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To have the freedom we had as children: to explore, to try new things, to dabble, to be alright with not being good at it, to immerse ourselves and relinquish all responsibilities for awhile… sound good? Since 1925, John C. Campbell Folk School in Brasstown, NC has been answering the call of adults who want to have fun learning about music, art, nature, crafts, gardening, cooking, storytelling and writing. [caption id="attachment_11005" align="alignleft" width="268"]Gardens Folk school gardens[/caption] Their history is fascinating. The school’s namesake, John C. Campbell was described by his colleagues at Piedmont College as “the guy from up North that you can get along with” when he was president of the school. In 1903, he and his wife Olive Dame outfitted a covered wagon and set out to explore Appalachia. John interviewed farmers about their agricultural practices and Olive collected traditional ballads and studied the handicrafts. They aspired to improve the quality of education in the region but they were also studying the wonderful crafts, music and tools that mountain people used. Beyond cruel stereotypes, not much was known of this region at the time. The book of ballads Olive eventually published is still the seminal work on the subject.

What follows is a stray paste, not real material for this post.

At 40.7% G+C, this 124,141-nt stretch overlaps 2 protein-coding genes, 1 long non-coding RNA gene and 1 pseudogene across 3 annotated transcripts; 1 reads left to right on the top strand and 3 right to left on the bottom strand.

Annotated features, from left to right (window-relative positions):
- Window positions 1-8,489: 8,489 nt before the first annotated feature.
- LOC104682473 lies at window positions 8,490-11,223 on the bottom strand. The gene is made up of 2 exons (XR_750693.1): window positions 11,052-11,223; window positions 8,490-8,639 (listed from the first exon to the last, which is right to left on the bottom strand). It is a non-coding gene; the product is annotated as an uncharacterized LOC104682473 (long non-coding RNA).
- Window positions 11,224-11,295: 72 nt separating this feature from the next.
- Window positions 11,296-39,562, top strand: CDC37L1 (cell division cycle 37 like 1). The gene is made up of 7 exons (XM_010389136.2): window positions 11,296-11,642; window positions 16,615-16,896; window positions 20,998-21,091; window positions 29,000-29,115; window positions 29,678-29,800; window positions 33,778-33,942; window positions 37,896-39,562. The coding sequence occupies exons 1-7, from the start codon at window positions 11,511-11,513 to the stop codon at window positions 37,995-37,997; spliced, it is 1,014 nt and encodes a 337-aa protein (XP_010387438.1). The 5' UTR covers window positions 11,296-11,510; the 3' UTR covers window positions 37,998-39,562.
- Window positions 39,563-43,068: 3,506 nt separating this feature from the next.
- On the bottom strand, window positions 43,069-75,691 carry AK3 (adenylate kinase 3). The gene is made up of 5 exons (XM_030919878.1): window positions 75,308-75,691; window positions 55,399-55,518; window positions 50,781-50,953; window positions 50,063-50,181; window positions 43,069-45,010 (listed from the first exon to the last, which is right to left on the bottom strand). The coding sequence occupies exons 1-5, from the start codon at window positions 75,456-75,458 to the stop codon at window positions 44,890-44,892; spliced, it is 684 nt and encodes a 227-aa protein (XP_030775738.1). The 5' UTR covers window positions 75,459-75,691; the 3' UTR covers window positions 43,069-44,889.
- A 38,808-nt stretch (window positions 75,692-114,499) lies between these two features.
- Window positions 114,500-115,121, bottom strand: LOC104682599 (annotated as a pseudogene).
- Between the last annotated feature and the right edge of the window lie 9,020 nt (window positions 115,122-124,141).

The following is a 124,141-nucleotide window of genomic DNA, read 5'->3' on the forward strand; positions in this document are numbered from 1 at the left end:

[caption id="attachment_9620" align="aligncenter" width="425"]"Crow" Block and Print by Sandy Webster instructor of "White-line Printmaking" January 5-11, 2014 "Crow" Block and Print by Sandy Webster[/caption]

A lot of people think they can't dance. But then they try contra dancing: they can jump right in as a beginner. The moves are straightforward, and they don't need any special skills. With practice, they become smoother and learn some extra moves, but the initial learning curve is a mere ripple in the road.

White line printmaking is the contra dance of the art world. I spent last week in Sandy Webster's printmaking class and enjoyed every minute of it.

I'd chosen the class for many reasons: I like how woodblock prints look, and the class had a low materials cost. I would not have to buy expensive tools and could use my old watercolor set. As I had hoped, the technique proved to be one that I can easily continue to do at home, even without a studio space.

[caption id="attachment_9617" align="aligncenter" width="425"]"White-line Printmaking" Process: Poppy Line Drawing, Poppy Board, Poppy Print White-line Printmaking Process: Line Drawing, Board, and Print by Emily Buehler[/caption]